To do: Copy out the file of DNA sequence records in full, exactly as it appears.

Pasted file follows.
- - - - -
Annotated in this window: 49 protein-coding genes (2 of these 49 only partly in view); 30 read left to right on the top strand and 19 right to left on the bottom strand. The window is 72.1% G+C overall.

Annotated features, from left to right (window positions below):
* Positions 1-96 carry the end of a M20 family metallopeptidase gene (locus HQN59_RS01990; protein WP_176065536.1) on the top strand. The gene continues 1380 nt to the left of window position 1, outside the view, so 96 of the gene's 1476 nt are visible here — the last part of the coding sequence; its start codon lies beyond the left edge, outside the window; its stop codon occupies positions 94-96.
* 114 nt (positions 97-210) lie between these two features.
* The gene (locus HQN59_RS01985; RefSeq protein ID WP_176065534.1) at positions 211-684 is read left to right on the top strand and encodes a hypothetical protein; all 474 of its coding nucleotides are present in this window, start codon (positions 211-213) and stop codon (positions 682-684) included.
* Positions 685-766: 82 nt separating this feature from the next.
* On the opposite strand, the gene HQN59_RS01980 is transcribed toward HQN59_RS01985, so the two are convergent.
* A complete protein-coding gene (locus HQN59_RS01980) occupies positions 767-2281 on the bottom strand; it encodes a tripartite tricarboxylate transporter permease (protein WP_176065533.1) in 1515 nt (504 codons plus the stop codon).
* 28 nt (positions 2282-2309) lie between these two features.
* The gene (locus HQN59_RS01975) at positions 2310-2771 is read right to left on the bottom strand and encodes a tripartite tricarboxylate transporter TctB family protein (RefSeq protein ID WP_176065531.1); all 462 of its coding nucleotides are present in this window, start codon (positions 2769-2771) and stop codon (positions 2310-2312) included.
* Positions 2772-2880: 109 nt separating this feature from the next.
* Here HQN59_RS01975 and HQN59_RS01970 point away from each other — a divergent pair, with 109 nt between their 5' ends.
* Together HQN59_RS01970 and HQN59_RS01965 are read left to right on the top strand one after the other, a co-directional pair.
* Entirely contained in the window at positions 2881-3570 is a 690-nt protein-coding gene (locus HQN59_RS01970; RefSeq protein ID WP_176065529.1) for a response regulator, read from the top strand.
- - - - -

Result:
Annotated in this window: 49 protein-coding genes (2 of these 49 only partly in view); 30 read left to right on the top strand and 19 right to left on the bottom strand. The window is 72.1% G+C overall.

Annotated features, from left to right (window positions below):
* Positions 1-96 carry the end of a M20 family metallopeptidase gene (locus HQN59_RS01990; protein WP_176065536.1) on the top strand. The gene continues 1380 nt to the left of window position 1, outside the view, so 96 of the gene's 1476 nt are visible here — the last part of the coding sequence; its start codon lies beyond the left edge, outside the window; its stop codon occupies positions 94-96.
* 114 nt (positions 97-210) lie between these two features.
* The gene (locus HQN59_RS01985; RefSeq protein ID WP_176065534.1) at positions 211-684 is read left to right on the top strand and encodes a hypothetical protein; all 474 of its coding nucleotides are present in this window, start codon (positions 211-213) and stop codon (positions 682-684) included.
* Positions 685-766: 82 nt separating this feature from the next.
* On the opposite strand, the gene HQN59_RS01980 is transcribed toward HQN59_RS01985, so the two are convergent.
* A complete protein-coding gene (locus HQN59_RS01980) occupies positions 767-2281 on the bottom strand; it encodes a tripartite tricarboxylate transporter permease (protein WP_176065533.1) in 1515 nt (504 codons plus the stop codon).
* 28 nt (positions 2282-2309) lie between these two features.
* The gene (locus HQN59_RS01975) at positions 2310-2771 is read right to left on the bottom strand and encodes a tripartite tricarboxylate transporter TctB family protein (RefSeq protein ID WP_176065531.1); all 462 of its coding nucleotides are present in this window, start codon (positions 2769-2771) and stop codon (positions 2310-2312) included.
* Positions 2772-2880: 109 nt separating this feature from the next.
* Here HQN59_RS01975 and HQN59_RS01970 point away from each other — a divergent pair, with 109 nt between their 5' ends.
* Together HQN59_RS01970 and HQN59_RS01965 are read left to right on the top strand one after the other, a co-directional pair.
* Entirely contained in the window at positions 2881-3570 is a 690-nt protein-coding gene (locus HQN59_RS01970; RefSeq protein ID WP_176065529.1) for a response regulator, read from the top strand.